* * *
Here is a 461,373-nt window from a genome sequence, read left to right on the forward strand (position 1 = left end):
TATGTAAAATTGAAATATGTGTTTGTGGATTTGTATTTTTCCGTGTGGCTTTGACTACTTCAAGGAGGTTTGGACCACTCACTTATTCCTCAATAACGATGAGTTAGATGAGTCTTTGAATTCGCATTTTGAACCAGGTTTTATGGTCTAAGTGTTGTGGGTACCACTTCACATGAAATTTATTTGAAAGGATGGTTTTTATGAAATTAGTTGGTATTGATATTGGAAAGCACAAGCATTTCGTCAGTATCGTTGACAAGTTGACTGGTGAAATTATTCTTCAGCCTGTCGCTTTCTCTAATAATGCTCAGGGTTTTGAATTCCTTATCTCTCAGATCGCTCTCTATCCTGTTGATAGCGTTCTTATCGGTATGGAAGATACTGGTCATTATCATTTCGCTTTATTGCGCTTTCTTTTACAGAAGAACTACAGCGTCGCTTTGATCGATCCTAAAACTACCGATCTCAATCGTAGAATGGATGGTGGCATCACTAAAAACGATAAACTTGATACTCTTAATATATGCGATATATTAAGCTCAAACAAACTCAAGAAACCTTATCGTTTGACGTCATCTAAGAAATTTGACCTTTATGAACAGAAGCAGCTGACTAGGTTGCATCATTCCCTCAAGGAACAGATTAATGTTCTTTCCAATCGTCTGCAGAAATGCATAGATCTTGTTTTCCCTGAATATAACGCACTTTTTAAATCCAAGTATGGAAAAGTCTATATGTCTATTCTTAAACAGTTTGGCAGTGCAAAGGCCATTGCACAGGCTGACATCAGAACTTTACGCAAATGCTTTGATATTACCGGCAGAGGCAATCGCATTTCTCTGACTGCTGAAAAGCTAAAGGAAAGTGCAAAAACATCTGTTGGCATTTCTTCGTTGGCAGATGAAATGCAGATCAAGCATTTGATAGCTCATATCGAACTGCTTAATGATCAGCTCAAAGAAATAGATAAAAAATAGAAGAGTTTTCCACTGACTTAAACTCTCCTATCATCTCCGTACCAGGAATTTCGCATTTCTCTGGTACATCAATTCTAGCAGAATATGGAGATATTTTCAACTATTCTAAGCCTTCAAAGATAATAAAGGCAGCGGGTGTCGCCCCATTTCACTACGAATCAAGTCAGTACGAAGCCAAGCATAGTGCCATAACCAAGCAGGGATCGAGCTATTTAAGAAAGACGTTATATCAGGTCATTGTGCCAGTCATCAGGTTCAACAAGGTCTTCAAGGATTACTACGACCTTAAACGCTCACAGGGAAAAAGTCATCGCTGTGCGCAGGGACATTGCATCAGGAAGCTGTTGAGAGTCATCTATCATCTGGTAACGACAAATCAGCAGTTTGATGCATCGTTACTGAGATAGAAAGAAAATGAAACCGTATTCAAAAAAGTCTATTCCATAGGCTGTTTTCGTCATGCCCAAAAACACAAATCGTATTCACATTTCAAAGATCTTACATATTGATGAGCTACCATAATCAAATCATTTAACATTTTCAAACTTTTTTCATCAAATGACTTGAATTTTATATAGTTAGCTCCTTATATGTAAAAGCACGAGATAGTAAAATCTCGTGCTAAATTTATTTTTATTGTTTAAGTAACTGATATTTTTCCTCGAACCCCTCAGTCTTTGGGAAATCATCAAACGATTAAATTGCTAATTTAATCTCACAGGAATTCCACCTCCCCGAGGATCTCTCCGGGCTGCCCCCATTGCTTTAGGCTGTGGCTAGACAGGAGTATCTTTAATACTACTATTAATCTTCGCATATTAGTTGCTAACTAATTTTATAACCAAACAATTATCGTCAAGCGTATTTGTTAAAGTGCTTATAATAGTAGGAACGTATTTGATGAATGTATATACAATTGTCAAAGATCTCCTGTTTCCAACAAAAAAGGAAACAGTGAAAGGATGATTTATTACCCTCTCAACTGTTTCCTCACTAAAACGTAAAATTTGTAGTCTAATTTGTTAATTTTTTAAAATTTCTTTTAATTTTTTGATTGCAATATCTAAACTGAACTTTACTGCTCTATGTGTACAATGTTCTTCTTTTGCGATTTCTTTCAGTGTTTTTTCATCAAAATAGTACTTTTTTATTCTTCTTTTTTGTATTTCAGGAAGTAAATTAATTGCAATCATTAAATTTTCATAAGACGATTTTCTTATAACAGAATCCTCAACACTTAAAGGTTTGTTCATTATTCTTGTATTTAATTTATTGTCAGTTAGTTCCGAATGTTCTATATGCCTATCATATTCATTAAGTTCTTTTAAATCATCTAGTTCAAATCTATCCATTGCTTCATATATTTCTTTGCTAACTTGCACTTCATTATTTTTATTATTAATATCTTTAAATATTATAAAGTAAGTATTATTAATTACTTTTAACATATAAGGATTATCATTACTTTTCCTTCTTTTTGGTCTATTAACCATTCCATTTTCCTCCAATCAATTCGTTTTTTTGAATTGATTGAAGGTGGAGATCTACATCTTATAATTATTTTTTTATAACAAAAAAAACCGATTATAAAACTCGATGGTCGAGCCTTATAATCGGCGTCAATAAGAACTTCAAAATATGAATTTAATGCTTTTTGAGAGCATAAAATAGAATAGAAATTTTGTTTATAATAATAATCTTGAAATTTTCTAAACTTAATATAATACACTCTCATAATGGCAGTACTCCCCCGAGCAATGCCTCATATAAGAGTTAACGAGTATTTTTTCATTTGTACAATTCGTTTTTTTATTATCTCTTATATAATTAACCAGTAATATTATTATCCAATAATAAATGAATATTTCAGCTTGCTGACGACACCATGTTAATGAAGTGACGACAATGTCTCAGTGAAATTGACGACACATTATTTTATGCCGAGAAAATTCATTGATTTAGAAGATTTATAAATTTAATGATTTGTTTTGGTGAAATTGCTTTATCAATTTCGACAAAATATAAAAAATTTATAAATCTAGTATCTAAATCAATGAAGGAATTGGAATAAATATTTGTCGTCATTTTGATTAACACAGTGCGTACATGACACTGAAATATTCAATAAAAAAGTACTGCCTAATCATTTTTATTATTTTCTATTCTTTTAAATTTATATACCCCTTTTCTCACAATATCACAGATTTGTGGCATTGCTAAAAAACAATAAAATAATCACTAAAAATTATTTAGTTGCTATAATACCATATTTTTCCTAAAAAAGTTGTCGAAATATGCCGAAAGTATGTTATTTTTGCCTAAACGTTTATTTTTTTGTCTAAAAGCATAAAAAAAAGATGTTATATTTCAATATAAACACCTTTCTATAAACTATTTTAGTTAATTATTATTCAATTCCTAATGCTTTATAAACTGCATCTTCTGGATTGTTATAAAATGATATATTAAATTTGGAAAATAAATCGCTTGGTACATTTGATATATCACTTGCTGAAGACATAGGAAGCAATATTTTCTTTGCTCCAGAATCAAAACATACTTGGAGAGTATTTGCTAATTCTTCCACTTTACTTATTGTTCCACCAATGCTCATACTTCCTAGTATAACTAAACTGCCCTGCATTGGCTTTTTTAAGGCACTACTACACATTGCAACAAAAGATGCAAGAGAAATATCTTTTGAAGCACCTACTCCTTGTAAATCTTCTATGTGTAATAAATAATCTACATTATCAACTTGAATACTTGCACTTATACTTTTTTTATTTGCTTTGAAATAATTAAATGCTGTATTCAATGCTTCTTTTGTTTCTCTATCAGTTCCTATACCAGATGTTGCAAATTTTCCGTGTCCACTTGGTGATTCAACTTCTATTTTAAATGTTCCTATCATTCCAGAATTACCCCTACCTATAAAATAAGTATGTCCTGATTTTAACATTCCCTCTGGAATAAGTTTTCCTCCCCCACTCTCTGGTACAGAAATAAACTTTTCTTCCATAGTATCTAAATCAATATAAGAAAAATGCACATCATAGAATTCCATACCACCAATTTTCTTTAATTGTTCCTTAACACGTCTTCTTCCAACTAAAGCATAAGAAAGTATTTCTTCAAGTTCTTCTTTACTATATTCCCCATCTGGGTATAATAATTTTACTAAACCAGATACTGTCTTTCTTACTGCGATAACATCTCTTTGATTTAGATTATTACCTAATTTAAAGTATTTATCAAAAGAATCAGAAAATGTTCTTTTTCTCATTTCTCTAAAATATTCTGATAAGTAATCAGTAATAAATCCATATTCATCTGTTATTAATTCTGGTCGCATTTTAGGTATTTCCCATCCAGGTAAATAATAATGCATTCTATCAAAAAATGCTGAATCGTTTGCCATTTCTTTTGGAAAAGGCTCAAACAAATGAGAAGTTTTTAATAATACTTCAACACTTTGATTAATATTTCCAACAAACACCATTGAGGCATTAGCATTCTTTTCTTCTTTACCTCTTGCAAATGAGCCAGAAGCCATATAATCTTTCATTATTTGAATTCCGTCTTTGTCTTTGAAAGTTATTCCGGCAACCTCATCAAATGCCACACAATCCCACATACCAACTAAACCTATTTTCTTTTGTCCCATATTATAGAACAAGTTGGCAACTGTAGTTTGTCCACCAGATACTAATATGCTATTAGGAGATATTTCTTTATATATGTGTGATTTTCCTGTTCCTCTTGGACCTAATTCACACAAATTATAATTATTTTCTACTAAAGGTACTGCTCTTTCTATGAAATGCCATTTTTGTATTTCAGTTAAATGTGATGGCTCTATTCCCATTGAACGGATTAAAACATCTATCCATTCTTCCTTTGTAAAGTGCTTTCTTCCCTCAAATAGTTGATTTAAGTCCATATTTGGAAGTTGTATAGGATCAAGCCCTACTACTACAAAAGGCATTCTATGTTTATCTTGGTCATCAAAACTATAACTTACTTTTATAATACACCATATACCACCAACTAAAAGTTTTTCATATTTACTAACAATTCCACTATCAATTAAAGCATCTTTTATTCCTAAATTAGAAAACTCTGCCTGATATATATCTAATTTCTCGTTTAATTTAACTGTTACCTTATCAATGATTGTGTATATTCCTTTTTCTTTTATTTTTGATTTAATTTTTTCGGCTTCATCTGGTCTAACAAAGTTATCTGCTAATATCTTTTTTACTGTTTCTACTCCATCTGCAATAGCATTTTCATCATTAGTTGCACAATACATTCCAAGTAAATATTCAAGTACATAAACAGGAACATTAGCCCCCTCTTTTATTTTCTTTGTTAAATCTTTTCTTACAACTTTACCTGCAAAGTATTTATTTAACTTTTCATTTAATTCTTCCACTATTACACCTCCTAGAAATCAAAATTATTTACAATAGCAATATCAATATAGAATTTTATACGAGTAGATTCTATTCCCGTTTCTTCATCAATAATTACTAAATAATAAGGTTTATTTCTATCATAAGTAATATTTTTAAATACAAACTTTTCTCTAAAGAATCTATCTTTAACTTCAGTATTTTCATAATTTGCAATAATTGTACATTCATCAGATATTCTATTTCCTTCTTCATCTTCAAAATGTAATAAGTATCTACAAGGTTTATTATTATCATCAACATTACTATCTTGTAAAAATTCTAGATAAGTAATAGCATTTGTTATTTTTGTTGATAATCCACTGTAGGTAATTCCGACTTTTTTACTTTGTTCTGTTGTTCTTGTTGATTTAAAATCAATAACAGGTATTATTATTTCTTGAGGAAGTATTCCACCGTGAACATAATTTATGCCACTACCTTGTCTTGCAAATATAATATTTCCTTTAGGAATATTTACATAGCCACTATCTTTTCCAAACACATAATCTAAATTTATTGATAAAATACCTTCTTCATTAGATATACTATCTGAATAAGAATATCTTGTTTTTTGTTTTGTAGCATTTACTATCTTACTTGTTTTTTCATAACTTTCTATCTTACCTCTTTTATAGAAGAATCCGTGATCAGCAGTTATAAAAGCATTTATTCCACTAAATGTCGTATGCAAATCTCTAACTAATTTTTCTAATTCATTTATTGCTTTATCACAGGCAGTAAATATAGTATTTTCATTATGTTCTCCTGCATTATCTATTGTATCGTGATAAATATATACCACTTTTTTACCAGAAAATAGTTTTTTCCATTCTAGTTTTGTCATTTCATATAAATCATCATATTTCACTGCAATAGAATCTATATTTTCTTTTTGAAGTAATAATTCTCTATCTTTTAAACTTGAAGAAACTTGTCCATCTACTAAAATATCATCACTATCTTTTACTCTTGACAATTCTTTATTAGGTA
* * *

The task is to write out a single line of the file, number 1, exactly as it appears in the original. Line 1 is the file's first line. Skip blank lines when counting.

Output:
Here is a 461,373-nt window from a genome sequence, read left to right on the forward strand (position 1 = left end):